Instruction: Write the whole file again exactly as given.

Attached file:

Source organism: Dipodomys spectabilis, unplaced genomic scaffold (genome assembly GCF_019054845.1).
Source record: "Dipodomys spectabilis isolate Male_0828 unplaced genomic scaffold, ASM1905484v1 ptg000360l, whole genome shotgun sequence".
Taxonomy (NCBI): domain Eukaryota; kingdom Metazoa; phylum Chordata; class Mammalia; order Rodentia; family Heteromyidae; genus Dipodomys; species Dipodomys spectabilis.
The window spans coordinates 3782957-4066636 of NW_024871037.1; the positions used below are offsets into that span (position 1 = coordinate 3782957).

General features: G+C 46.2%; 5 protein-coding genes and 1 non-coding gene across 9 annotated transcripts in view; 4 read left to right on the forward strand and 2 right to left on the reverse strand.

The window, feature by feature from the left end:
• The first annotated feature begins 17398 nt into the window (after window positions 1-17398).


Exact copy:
Source organism: Dipodomys spectabilis, unplaced genomic scaffold (genome assembly GCF_019054845.1).
Source record: "Dipodomys spectabilis isolate Male_0828 unplaced genomic scaffold, ASM1905484v1 ptg000360l, whole genome shotgun sequence".
Taxonomy (NCBI): domain Eukaryota; kingdom Metazoa; phylum Chordata; class Mammalia; order Rodentia; family Heteromyidae; genus Dipodomys; species Dipodomys spectabilis.
The window spans coordinates 3782957-4066636 of NW_024871037.1; the positions used below are offsets into that span (position 1 = coordinate 3782957).

General features: G+C 46.2%; 5 protein-coding genes and 1 non-coding gene across 9 annotated transcripts in view; 4 read left to right on the forward strand and 2 right to left on the reverse strand.

The window, feature by feature from the left end:
• The first annotated feature begins 17398 nt into the window (after window positions 1-17398).